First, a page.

Paul Vallas

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Paul Vallas
Paul Vallas 2018.jpg
Chief Executive Officer of Chicago Public Schools
In office
July 10, 1995[1] – June 26, 2001
Appointed byRichard M. Daley
Preceded byPosition established
Succeeded byArne Duncan
Personal details
Born (1953-06-10) June 10, 1953 (age 66)
Chicago, Illinois, U.S.
Political partyDemocratic
Spouse(s)Sharon Vallas
EducationWestern Illinois University (BA, MA)

Paul Gust Vallas (born June 10, 1953) is an American politician and former superintendent of the Bridgeport Public Schools and the Recovery School District of Louisiana, former CEO of both the School District of Philadelphia and the Chicago Public Schools, and a former budget director for the city of Chicago. He ran for Lieutenant Governor of Illinois in 2014 with then-incumbent Governor Pat Quinn, though the Democratic ticket was defeated by the Republican ticket, which included Bruce Rauner and Evelyn Sanguinetti.

In March 2018, Vallas announced his candidacy for Mayor of Chicago in the 2019 election.

Early life and education[edit]

Vallas was born on June 10, 1953. The grandson of Greek immigrants, Vallas grew up in the Roseland neighborhood on Chicago's South Side. He spent his teen years living in Palos Heights. He graduated from Carl Sandburg High School and attended Moraine Valley Community College and then Western Illinois University, where he received a bachelor's degree in history and political science, a master's degree in political science, and a teaching certificate.[2]

Chicago Public Schools[edit]

During his tenure as CEO of the Chicago Public Schools from 1995 to 2001, he led an effort to reform the school system, and his work was cited by President Bill Clinton for raising test scores, balancing the budget, and instituting several new programs including mandatory summer school, after school programs, and expanding alternative, charter, and magnet schools.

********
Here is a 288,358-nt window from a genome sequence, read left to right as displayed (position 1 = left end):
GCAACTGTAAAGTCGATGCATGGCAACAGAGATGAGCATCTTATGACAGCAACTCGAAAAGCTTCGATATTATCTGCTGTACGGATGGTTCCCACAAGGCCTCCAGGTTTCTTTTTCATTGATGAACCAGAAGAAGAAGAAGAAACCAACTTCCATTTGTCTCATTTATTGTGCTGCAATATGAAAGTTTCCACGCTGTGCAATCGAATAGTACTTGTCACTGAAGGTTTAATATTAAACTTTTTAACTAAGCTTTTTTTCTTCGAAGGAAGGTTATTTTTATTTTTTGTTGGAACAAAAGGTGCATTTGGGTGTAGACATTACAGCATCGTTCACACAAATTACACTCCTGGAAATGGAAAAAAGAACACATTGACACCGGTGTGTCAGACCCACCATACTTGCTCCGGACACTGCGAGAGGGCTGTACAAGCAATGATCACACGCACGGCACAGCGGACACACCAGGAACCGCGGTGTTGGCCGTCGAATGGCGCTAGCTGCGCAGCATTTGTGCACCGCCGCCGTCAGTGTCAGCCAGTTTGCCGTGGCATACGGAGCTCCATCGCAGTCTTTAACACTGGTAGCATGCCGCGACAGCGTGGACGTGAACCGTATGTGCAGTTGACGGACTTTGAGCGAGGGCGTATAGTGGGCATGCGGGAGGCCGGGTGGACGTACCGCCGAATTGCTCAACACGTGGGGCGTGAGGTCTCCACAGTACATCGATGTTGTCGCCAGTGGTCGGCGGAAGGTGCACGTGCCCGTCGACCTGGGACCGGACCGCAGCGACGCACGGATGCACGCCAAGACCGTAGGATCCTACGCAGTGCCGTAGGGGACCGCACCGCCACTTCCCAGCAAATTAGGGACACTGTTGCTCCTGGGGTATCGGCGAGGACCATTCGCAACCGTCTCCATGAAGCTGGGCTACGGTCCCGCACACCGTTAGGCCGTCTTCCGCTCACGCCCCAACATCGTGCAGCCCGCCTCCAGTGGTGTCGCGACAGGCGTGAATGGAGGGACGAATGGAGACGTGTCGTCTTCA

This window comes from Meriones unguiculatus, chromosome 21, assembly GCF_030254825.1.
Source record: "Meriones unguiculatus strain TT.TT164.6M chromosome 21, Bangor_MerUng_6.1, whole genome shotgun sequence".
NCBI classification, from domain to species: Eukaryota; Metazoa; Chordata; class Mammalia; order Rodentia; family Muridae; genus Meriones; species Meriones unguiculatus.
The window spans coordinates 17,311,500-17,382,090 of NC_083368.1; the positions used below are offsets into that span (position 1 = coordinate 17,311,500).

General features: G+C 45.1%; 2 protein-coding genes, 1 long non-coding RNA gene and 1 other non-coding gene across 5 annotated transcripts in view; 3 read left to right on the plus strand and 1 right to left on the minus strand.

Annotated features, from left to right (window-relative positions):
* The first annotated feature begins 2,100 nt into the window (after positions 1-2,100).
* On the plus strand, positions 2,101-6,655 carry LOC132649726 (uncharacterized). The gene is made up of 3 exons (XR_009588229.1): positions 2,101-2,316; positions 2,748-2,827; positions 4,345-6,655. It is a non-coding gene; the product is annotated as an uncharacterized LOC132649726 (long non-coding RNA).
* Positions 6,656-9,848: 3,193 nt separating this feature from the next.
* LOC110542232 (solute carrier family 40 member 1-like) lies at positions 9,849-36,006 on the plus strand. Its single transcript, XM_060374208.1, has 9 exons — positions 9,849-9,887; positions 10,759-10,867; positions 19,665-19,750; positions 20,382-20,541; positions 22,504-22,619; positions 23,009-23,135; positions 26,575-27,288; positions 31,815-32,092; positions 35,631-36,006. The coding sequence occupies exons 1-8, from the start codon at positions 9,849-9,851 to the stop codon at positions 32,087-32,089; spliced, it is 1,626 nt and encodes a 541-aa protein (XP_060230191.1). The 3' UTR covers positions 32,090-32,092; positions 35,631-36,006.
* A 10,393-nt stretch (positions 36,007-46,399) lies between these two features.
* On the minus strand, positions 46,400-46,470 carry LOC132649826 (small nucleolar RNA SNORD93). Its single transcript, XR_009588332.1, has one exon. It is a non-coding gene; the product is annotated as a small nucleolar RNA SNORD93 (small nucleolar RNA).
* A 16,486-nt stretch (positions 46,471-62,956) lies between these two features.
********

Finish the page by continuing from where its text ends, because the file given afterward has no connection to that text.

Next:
The position of CEO of the CPS was created by Mayor Richard M. Daley after he successfully convinced the Illinois State Legislature to place CPS under mayoral control. Vallas had previously directed the budget arm of the Illinois State Legislature and served as budget director for Daley.

2002 Illinois gubernatorial election[edit]

Following his tenure at CPS, Vallas ran for Governor of Illinois as a Democrat. Vallas placed second in the Democratic primary, losing narrowly to now-former-Governor Rod Blagojevich while running ahead of former state Attorney General Roland Burris.[3]

Philadelphia School District[edit]

Following the election, Vallas was appointed CEO of School District of Philadelphia. In this capacity, he presided over the nation's largest experiment in privatized management of schools, with the management of over 40 schools turned over to outside for-profits, nonprofits, and universities beginning in Fall 2002.

Return to Chicago[edit]

In 2005, Vallas considered challenging Blagojevich again for Illinois governor in the Democratic Primary but decided against it. He then signed a two-year contract (2007–2008) as superintendent of the Recovery School District of Louisiana. Vallas ultimately remained head of the Recovery School District through 2011.